Feminist film in Newark: Janie’s Janie (1972)

The 1967 riots loom so large over the public memory of Newark that even otherwise seemingly opposed ideological camps share an implicit metanarrative; Philip Roth in American Pastoral and Third World Newsreel in Teach Our Children, for instance, surely disagree on many points, but they both mark 1967 as the defining moment in the city’s history.

So it’s refreshing find an early-1970s film from Newark that resists such a framework. Better yet, a film that engages with a working-class feminism that was too rarely entered into the cinematic record of the era, at all. Janie’s Janie is not a “lost” film, not quite—it receives some attention in E. Ann Kaplan’s Women and Film, Annette Kuhn’s Women’s Pictures: Feminism and Cinema, and Alexandra Juhasz’s AIDS TV, for instance, and a more substantive discussion in Shilyh J. Warren’s thus-far-unpublished 2010 dissertation “Real Politics and Feminist Documentaries: Re-Visioning Seventies Film Feminisms” (well worth checking out, BTW)—but neither is it a particularly well-remembered one, and I’ve never seen it discussed in a Newark-specific context. In a rather egregious oversight, IMDB fails to even recognize its existence, and I only came across it while randomly browsing Rutgers University Library for Newark-related material.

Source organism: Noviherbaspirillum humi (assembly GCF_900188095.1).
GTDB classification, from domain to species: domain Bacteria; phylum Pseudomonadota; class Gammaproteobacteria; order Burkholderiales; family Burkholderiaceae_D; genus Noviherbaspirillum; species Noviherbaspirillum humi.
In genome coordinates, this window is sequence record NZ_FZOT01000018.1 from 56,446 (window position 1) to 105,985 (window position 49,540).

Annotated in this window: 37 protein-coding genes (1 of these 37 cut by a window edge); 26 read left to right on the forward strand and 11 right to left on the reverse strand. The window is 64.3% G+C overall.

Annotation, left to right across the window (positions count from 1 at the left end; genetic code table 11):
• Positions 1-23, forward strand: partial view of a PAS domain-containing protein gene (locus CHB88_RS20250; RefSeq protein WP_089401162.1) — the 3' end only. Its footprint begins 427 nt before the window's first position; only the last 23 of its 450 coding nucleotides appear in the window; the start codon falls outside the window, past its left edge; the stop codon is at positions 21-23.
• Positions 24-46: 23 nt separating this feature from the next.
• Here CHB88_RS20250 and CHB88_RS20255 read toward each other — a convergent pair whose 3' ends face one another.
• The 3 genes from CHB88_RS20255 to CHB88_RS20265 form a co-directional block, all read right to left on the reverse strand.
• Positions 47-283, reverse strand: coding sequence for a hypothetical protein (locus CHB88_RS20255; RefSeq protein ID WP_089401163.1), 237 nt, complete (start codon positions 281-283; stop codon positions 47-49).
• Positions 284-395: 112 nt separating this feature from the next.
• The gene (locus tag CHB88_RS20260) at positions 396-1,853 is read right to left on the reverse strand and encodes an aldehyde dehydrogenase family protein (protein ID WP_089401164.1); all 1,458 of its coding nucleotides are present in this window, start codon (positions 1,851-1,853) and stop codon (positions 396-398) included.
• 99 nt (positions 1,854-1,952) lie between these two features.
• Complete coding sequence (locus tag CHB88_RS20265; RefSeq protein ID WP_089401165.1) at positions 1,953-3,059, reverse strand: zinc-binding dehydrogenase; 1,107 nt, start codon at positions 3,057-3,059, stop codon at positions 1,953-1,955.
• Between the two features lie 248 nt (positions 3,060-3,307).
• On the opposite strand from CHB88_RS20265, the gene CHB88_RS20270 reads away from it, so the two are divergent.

Set in the Ironbound (thus making it an unlikely companion piece to The Ironbound Vampire in the neighborhood’s filmic canon), Janie’s Janie details the rising feminist consciousness of Jane Giese, a white housewife and mother who recently left her abusive husband, and is navigating the welfare system with six children to care for.

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Giese narrates her story into the camera, direct and unvarnished: regularly beaten as a teen by her emotionally-absent father, she turned to her first steady boyfriend at fifteen for comfort.  “So, I got pregnant and I got married,” and then the pattern resumed, this time with the now-husband replicating the father.

Filmmaker Geri Ashur keeps the early part of the short (25 minute) documentary largely confined to the house, presumably to emphasize the domestic isolation that has dominated Giese’s life until the recent past.

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Because we’re cutting into the story post-feminist breakthrough, Giese’s narration takes an analytical remove from many of her experiences—of the abusive men in her life, she says the fault lies not solely with them, but rather the dehumanizing economic systems that wear away their capacity for tenderness. There’s an excitement in finding a voice, though: “I never trusted myself to have a good thought,” Giese says, because her husband constantly belittled her. “I deserved being hit because I got too fresh with my mouth [he said]. You should hear my mouth now.”